Dumped Chemical & Conventional Munitions

Following World Wars I and II large amounts of munitions were dumped in the OSPAR Maritime Area. Dumped munitions included conventional munitions such as bombs, grenades, torpedoes and mines as well as phosphorus incendiary devices and chemical munitions containing, for example, mustard gases. Dumped chemical and conventional munitions are causing environmental and safety concerns in many parts of the world, including in the OSPAR Maritime Area. Historical records on the quantities of munitions dumped and their locations is limited and of dubious accuracy, however OSPAR has collected the best available information on the sites including their estimated location and contents, where known.

Encounters with Munitions

Munitions encounters are not restricted to areas surrounding dumpsites and are widespread in some areas such as the Channel and southern North Sea. Reports of encounters are collected centrally, in line with OSPAR Recommendation 2010/20, and presented in the OSPAR Data Portal. There are approximately 900 encounters reported each year, although increased reporting has been noted following accidents with munitions. Of these more than 50% are due to entanglement with fishing nets. There is no obvious trend in the number of encounters reported over time; however there is a worrying increase in numbers of encounters reported since 2011, most of which have been in Brest Harbour.

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What is the problem?

Encounters with conventional or chemical munitions pose a great threat to human health, as well as a potential threat to aspects of the marine environment. In 2005, three fishermen lost their lives in the southern part of the North Sea when a World War II bomb exploded on board their fishing vessel after having been hauled aboard in their nets.

Chemical agents are composed of a variety of substances. Potential for persistence, bioaccumulation and/or toxicity (PBT) is of particular concern in the marine environment. Marine dumped chemical munitions react differently in water depending on the agents they contain. Nerve agents and many other agents hydrolyze, or breakdown and dissolve once they come into contact with water, and are therefore rendered harmless in a relatively short period of time. Mustard gas, however, is insoluble in water and most injuries have occurred when fishermen have come into contact with mustard gas. Phosphorus devices also present long term problems. If disturbed, these positively buoyant devices may float to the surface and represent a real risk to the seafarers and to the general public should they be washed ashore.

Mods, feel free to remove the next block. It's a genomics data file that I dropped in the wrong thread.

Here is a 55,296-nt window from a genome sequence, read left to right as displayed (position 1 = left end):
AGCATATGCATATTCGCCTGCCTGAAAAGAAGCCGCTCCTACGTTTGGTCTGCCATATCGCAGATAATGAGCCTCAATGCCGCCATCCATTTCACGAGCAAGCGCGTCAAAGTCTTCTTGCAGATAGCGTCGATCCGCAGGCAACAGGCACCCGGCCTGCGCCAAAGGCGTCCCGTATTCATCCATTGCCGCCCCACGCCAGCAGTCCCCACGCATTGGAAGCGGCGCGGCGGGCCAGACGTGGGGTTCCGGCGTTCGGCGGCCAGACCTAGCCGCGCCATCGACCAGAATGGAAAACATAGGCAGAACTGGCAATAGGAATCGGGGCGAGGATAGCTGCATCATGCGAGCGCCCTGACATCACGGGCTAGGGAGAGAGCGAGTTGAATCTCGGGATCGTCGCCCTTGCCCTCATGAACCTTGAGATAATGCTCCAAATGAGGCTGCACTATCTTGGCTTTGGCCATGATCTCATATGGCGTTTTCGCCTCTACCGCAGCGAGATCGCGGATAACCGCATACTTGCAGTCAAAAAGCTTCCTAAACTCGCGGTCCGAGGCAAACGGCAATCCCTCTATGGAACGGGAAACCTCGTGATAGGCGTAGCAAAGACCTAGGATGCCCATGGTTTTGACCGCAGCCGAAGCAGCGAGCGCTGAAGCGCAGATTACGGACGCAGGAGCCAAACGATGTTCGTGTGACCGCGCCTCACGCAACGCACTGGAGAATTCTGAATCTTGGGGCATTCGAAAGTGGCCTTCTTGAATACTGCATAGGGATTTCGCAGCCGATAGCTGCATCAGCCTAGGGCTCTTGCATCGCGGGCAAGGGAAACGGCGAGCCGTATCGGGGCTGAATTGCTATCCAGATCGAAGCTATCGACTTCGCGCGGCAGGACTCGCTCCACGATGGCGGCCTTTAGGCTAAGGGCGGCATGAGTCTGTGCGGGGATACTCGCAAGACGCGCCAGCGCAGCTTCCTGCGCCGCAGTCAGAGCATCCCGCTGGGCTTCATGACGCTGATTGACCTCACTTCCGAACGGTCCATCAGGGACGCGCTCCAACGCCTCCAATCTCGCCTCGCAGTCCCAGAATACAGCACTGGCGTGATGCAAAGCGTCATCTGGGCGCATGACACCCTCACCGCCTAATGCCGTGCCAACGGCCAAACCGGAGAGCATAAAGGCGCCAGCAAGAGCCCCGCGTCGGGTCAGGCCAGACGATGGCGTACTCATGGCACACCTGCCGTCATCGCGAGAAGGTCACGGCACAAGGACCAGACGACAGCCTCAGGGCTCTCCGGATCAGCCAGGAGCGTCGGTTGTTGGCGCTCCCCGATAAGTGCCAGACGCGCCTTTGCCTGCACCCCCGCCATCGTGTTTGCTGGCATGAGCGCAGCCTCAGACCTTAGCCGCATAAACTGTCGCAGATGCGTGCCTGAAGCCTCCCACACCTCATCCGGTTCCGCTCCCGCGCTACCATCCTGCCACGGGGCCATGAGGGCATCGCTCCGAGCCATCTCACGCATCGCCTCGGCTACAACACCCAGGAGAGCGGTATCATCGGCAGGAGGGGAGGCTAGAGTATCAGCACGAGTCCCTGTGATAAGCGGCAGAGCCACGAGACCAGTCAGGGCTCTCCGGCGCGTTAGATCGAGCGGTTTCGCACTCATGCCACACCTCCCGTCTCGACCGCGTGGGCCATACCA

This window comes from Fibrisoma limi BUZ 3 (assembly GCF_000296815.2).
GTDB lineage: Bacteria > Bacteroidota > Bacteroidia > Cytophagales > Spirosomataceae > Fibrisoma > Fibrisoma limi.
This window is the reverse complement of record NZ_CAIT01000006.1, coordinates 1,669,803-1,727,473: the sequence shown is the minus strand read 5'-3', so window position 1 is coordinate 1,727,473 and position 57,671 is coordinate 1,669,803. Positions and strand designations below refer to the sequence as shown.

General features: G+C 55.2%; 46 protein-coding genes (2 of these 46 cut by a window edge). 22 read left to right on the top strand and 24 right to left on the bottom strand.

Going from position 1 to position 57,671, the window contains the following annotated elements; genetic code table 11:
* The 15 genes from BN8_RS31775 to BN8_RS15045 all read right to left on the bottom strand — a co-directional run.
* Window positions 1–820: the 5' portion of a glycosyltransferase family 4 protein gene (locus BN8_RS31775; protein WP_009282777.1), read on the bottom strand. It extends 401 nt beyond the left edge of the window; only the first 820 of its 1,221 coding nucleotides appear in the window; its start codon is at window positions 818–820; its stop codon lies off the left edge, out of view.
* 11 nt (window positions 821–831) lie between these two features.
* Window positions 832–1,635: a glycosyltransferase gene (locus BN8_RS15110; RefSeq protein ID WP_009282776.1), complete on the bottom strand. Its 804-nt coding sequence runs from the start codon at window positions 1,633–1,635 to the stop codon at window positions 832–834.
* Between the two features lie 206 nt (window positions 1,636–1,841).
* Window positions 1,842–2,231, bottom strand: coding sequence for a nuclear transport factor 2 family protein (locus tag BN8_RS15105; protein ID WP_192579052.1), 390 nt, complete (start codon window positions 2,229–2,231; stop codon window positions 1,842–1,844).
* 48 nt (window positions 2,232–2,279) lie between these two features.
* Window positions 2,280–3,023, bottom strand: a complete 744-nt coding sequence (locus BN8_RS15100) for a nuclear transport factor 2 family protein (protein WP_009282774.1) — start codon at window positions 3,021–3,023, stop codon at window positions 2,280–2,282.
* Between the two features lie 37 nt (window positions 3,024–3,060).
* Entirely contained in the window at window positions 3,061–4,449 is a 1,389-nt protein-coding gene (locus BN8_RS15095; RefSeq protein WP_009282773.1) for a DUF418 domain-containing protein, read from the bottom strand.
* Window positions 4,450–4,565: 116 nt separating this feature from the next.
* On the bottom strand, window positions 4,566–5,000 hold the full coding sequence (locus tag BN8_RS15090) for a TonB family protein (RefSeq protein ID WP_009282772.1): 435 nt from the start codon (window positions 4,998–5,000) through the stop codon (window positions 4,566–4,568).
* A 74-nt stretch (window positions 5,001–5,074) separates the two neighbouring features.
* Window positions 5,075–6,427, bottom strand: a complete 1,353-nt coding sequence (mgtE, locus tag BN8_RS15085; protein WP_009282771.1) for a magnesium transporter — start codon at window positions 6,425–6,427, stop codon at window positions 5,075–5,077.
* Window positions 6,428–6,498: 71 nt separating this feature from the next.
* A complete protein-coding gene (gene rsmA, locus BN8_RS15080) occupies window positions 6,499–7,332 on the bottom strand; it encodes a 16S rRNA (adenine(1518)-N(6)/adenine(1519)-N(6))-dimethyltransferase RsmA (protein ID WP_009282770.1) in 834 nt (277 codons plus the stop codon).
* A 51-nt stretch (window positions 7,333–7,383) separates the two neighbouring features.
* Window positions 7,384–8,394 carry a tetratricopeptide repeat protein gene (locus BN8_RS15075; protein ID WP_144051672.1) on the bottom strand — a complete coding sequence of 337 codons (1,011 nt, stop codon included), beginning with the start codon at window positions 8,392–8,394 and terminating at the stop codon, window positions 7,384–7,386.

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Environmental concerns

Of chief concern from a chemical perspective in the marine environment are discarded weapons containing organo-arsenic agents, such as Clark and Adamsite, as well as mustard gas (sulphur and nitrogen) and organo-phosphorus agents. Arsenic compounds will partition to marine sediment and can be toxic to some marine organisms.

Noise and pressure impacts from underwater spontaneous and disturbance-induced explosions include auditory damage for marine mammals, injury and death for marine organisms. Deliberate explosions during disposal can also contribute to the pressure. Health and safety issues from human encounters with munitions during fishing, shore-based activities and dredging can occur through skin contamination and inhalation as well as serious injury or death resulting from explosion.

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Implications

Dumped munitions, and in particular the disturbance of dumped munitions by seabed activities, is an important issue and should be addressed. It is essential that details of the locations of all munitions dumpsites, and areas where clusters of encounters are detected on the seabed be identified. There are serious safety risks associated with the clean-up of dumpsites, as well as increased risk of dispersing hazardous substances. The most common management practice is to leave munitions on the seabed and allow them to disintegrate naturally. However, where clusters have been identified Contracting Parties should consider whether any other management options are appropriate. The decision to permit marine-based activities such as sand and gravel extraction, pipe and cable laying and windfarm construction should consider information about the location of known dumpsites and the density of munitions encounters. Where appropriate, risk assessments should be carried out.

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